When discussing indigenous peoples and the varied crises unfolding before them, one must recognize, as Bennett does, the circumstances and decisions that led to this systemic disenfranchisement. Colonialism is often discussed in relation to development and countries who fought for independence against European powers. Many Canadians forget that colonialism – dubbed “settler colonialism” – stampeded through North America as well, except here, there was no official fight for independence; there were conflicts and disagreements, and a number of treaties aimed at according indigenous peoples some semblance of rights, but much of the oppression and violence is as real today as it was one hundred years ago.
Bennett is careful to recognize this unfortunate reality when she discusses indigenous issues and adopts a pragmatism that many politicians, eager for quick-fixes, lack: most of those who are privileged to wear the title of ‘Canadian’ today are settlers and immigrants with a duty to create a future that upholds the very values that are continuously claimed as inherent to our national identity. On this note, Bennett emphasizes a need for a proactive approach rather than solely a reactionary one. The federal government is playing a desperate game of catch-up to rectify the serious, and at times irreversible, consequences of colonialism and failing to match these efforts with preventative measures for future generations. Bennett recognizes this disconnect, and while she understands that eliminating the lingering impacts of colonialism is imperative, policy must also focus on facilitating future autonomy and prosperity.
While Bennett seems to evoke a genuine concern for indigenous populations and is intent on facilitating a network that will pave the way for future prosperity, specifically with regards to the environment, other members of the Liberal party, including the Prime Minister, seem to have ignored many of the environmental promises they made back in 2015. As of September 2019, Mr. Trudeau has confirmed two pipelines and an LNG plant that, in addition to causing a slew of environmental damages, will also disrupt several First Nations communities. When asked how the government plans to protect the affected communities, Mr. Trudeau offered a stump-style response, citing his administration’s ongoing talks with the affected communities and their supposed interest in the project as a testament to their supposed involvement in and endorsement of the projects.
Similarly, when asked about the role of indigenous communities in these industrial projects, Bennett has stated that she has had many “serious conversations on resource sharing” with relevant stakeholders who have expressed a personal, and financial, interest in the pipeline projects. While it is probable that there are select members from these indigenous communities who are invested in the pipeline projects, the general response offered by the federal government seems to rely on oversimplified accounts from a minority of individuals rather than a true consensus among all members. The more representative narrative seems to be highly critical of the environmental damages that will arise from the pipeline.
Missing and Murdered Indigenous Women
Another issue on which the Liberal government has fallen short, though this time with more immediate and unforgivable consequences, is the genocide of indigenous women. For centuries, Canada’s indigenous women have been systemically kidnapped, abused, and murdered, yet despite the numerous pleas on behalf of the affected communities, the federal government has largely ignored the atrocities. Shortly after he was elected, Trudeau became the first prime minister to launch a formal inquiry into the “Missing and Murdered Indigenous Women”, which was completed in June 2019, nearly four years after it was initiated.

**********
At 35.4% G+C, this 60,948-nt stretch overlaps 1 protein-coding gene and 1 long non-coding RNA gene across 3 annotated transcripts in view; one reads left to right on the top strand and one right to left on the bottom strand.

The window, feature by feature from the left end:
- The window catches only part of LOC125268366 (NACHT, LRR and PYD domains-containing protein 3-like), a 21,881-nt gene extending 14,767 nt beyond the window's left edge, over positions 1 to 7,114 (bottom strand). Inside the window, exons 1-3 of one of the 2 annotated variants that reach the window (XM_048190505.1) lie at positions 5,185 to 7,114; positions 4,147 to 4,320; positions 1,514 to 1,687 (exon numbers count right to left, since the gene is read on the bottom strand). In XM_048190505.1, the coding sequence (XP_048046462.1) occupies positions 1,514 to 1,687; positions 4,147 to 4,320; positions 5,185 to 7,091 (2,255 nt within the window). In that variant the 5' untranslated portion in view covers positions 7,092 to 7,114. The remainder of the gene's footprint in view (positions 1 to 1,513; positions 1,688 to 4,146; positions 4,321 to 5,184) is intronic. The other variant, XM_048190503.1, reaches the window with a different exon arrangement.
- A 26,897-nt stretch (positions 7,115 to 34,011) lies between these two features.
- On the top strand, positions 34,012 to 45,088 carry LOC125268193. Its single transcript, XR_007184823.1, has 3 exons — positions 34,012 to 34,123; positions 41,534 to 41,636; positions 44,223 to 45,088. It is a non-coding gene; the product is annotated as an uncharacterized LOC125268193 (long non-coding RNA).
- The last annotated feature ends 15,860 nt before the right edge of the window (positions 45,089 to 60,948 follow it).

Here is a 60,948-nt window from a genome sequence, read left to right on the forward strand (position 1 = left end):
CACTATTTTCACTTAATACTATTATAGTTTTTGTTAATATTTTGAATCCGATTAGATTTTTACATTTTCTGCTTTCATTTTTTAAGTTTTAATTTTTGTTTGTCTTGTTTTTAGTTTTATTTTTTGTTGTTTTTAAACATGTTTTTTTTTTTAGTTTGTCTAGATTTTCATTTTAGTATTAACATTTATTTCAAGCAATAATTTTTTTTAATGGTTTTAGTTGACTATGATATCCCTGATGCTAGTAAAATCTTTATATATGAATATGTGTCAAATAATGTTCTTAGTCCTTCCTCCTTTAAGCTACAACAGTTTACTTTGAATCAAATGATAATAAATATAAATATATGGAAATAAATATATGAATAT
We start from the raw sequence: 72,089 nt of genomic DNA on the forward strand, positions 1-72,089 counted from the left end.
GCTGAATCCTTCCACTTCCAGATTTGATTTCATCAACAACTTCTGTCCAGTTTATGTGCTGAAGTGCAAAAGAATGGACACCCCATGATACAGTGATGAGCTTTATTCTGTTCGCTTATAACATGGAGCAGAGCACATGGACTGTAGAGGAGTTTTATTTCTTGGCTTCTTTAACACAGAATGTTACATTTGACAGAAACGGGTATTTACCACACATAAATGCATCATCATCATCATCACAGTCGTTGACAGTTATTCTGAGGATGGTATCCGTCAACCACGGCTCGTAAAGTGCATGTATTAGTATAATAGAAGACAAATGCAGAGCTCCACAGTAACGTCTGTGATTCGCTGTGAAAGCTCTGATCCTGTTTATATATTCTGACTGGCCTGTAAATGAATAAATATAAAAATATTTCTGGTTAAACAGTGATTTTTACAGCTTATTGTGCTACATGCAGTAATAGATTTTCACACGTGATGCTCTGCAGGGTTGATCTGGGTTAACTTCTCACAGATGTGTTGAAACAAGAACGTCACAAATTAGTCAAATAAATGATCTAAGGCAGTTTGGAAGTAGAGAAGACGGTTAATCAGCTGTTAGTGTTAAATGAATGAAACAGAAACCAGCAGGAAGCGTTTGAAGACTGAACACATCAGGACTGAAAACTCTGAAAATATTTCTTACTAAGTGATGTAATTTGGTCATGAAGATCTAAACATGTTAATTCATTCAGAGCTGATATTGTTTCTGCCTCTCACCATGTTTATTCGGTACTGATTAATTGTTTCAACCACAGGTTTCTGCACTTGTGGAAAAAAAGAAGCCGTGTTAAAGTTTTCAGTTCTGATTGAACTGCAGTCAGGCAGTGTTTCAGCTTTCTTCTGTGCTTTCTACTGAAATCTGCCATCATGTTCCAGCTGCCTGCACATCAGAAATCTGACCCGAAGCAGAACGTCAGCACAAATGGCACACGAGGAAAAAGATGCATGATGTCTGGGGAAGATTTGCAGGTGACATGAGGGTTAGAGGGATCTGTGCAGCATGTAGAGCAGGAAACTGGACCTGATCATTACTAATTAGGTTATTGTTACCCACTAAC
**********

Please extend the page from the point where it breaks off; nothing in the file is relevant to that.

The inquiry concluded with 231 calls to justice, an exorbitantly, though unsurprisingly, high number considering the scope of the inquiry and how many stakeholders are involved. The Liberal government has promised to create a National Action Plan to address the calls and hold accountable those responsible for its implementation. The Plan would include substantial reforms to education, housing, healthcare, and safety across indigenous communities, specifically in areas, such as the ‘Highway of Tears‘ in British Columbia: a stretch of road wherein numerous indigenous women have been taken. In terms of a timeline, Bennett has stated that “the [federal government] had hoped to have the [National Action Plan] in place by next June – a year after the inquiry report was tabled” to address these injustices, yet, given the decentralized nature of its roll out and the upcoming elections, it is unlikely that tangible change will be realized anytime soon.
While the Liberal government has made strides towards ending the persecution of and violence towards indigenous populations, the progress appears to have been largely symbolic. Many of the policy decisions that have been made over the last four years, specifically those related to the environment and indigenous women, have either born damaging consequences or have failed to adequately rectify the situation. Although reforms to an outdated system rooted in historical disenfranchisement will take time to implement, it is critical that immediate steps be taken at all levels of both government as well as within civilian circles to put in place substantive and sustainable policies.
One particularly impactful way of spearheading this change is by electing indigenous candidates to office. As the federal elections near, an increasing number of indigenous individuals are coming forward to run for office to ensure that their needs are advocated for in Ottawa. The Assembly of First Nations has stated that the upcoming election have a record number of indigenous candidates with, as of the latest report, 62 candidates running. While all levels of government, especially the federal government, have an obligation to support and empower indigenous communities, it is high time that indigenous people be given the opportunity to represent themselves and their own needs in government. With luck, the upcoming elections and heightened action will allow for just that.
The article contains excerpts from the following podcast with Minister Carolyn Bennett:
Edited by Helena Martin and Charles Lepage.